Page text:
The discovery was made accidentally, when geologists from the British Antarctic Survey were drilling a borehole through the Filchner-Ronne, the second-largest Antarctic ice shelf, to collect sediment samples.
The scientists were shocked when they saw the strange creatures, that after a closer examination appeared to be Antarctic sea sponges.
They also counted at least 22 unidentified animals and 16 sponges on the rock, in conditions that aren’t hospitable to most life.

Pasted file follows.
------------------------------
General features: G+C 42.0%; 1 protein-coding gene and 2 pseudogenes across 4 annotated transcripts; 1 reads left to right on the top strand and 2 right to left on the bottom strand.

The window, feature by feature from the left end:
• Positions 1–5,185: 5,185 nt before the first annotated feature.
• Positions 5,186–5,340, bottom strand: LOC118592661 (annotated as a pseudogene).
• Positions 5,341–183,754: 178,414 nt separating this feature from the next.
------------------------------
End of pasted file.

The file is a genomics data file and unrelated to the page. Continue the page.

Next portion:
Marine biologist and lead study author Huw Griffiths, of the British Antarctic Survey, said:
“There’s all sorts of reasons they shouldn’t be there.
It’s slightly bonkers. Never in a million years would we have thought about looking for this kind of life, because we didn’t think it would be there.
This isn’t some graveyard where a few things cling on. It’s more complicated than we thought.
It was a real shock to find them there. But we can’t do DNA tests, we can’t work out what they’ve been eating, or how old they are. We don’t even know if they are new species, but they’re definitely living in a place where we wouldn’t expect them to be living.”
The research published in the journal Frontiers in Marine Science